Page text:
Familial ileal perforation: prenatal diagnosis and postnatal follow-up.
Chitayat D. Grisaru-Granovsky S. Ryan G. Toi A. Filler R. Seaward GR. Siegel-Bartelt J. Cytrynbaum C.
Prenatal Diagnosis Program, Toronto Hospital-General Division, Ontario, Canada.
We report sibs (a brother and a sister) who presented prenatally with ultrasound findings of meconium peritonitis and postnatally were found to have perforation of the terminal ileum. The sister presented with fetal ultrasound findings of severe ascites and peritoneal calcifications. She had no prenatal intervention and was born at 38 weeks' gestation. Laparatomy revealed perforation of the terminal ileum with meconium peritonitis. Her post-surgical course was uncomplicated and at 30 months of age her growth and development are normal. Her brother presented prenatally with signs of meconium peritonitis including severe ascites and peritoneal calcifications. Prenatal aspiration of the ascitic fluid was performed and unlike his sister he was born prematurely, was operated on at 8 days, and developed bronchopulmonary dysplasia. He is currently 1 year old and has normal growth and development. The aetiology of the ileal perforation is not known. There were no findings suggesting connective tissue disorder and the aetiology of the intestinal perforation is not known. The occurrence of the same rare abnormality in sibs of different sexes points towards an autosomal recessive disorder.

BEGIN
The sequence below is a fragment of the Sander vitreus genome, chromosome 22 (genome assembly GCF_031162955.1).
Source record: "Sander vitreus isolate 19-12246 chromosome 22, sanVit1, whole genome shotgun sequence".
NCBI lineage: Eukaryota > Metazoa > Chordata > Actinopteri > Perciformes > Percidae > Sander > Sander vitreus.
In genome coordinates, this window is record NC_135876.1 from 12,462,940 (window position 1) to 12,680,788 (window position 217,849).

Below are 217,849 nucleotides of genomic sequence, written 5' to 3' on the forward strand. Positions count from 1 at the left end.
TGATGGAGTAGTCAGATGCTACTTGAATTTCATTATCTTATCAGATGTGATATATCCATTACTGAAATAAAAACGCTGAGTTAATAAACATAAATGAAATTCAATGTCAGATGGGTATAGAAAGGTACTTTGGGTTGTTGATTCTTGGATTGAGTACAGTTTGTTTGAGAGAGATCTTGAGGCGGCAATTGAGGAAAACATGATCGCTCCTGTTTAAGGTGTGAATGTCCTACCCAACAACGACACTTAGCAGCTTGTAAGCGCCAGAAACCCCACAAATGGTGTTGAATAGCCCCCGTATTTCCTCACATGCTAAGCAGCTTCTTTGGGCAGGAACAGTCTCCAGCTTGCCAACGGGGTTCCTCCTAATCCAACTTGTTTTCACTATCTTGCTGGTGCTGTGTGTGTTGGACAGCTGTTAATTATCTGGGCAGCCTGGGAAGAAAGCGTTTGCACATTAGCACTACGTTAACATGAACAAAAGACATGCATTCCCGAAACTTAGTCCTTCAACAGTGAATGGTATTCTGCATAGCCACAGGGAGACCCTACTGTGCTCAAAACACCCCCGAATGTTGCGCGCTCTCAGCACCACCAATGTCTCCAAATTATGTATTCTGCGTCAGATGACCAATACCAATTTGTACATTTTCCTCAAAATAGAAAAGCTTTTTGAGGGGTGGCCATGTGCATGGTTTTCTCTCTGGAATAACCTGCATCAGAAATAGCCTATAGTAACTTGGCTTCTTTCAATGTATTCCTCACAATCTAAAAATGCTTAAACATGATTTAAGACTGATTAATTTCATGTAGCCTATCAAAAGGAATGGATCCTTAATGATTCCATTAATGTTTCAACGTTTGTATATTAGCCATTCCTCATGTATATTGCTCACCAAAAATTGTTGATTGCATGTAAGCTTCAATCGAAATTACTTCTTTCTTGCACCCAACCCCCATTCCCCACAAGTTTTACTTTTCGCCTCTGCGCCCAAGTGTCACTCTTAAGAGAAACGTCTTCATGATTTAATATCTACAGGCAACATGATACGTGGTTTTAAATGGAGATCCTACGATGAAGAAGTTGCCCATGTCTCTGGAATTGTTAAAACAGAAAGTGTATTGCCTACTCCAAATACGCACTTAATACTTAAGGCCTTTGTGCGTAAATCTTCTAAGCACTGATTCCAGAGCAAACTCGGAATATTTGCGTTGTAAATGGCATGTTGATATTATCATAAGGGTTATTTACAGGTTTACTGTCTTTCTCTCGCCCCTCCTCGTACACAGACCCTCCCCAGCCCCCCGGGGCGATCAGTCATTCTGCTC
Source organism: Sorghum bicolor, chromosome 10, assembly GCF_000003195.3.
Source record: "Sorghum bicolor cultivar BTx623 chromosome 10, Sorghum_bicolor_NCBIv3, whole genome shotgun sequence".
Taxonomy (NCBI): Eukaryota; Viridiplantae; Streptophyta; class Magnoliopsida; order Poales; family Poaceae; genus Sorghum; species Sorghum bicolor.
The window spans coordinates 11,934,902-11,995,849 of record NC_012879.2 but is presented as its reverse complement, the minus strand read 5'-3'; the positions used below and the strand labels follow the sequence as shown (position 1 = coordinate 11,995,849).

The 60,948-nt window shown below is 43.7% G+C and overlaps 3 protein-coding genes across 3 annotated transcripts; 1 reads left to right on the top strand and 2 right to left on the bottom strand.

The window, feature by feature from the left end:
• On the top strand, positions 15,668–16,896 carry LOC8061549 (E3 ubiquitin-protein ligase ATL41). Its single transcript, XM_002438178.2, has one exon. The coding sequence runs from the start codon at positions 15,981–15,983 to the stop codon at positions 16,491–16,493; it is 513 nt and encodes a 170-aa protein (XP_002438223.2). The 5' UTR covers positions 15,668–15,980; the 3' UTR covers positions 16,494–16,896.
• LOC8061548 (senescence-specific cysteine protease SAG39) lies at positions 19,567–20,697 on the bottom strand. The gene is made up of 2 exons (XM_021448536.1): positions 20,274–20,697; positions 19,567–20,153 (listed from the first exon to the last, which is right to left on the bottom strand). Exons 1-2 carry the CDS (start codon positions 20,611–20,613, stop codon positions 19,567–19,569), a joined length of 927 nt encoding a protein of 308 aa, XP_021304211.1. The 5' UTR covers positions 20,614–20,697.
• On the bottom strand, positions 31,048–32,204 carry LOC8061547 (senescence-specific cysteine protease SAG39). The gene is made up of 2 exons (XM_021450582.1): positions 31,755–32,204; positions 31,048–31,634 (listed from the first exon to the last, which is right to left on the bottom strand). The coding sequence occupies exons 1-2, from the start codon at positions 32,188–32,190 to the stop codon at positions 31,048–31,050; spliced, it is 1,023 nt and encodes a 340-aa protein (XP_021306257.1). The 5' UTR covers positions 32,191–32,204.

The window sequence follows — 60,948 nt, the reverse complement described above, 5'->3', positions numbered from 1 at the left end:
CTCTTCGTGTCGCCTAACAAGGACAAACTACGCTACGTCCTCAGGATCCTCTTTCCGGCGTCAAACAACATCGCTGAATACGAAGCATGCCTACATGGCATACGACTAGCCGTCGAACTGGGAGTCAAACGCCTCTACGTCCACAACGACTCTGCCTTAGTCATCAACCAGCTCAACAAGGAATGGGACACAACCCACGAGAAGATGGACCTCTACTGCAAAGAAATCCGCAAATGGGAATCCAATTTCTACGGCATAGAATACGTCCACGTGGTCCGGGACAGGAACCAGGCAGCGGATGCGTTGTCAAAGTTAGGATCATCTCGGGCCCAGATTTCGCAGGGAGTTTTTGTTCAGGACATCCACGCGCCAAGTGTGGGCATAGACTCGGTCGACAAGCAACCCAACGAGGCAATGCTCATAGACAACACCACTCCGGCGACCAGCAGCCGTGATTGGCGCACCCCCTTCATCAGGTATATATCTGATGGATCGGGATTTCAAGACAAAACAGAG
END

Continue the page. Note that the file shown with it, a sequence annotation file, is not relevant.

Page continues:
Fetal intrahepatic hyperechogenic foci: prenatal ultrasound diagnosis and outcome.
Koopman E. Wladimiroff JW.
Department of Obstetrics and Gynaecology, University Hospital Rotterdam-Dijkzigt, The Netherlands.
Fetal intrahepatic hyperechogenic foci were found in seven out of 7260 patients (1:1037) referred to our prenatal centre for a fetal anomaly scan because of an increased risk or suspected presence of fetal structural anomalies. The gestational age varied between 20 and 32 weeks (mean 24 weeks). Fetal karyotyping in three out of seven fetuses resulted in one case of trisomy 18. Additional anomalies were diagnosed in both this case and a case of combined hyperechogenic liver foci, encephalocoele, and unilateral renal agenesis. TORCH and Parvo virus screening was only done in one patient and the results were negative. Outcome was normal in five fetuses with isolated intrahepatic lesions. In the presence of fetal intrahepatic hyperechogenic foci, a detailed scan of the entire fetus should be performed. Screening for infections should continue in order to clarify their role in the development of these intrahepatic lesions. Fetal karyotyping is recommended when additional structural anomalies are present. The outcome of fetuses with isolated hyperechogenic liver foci is generally good.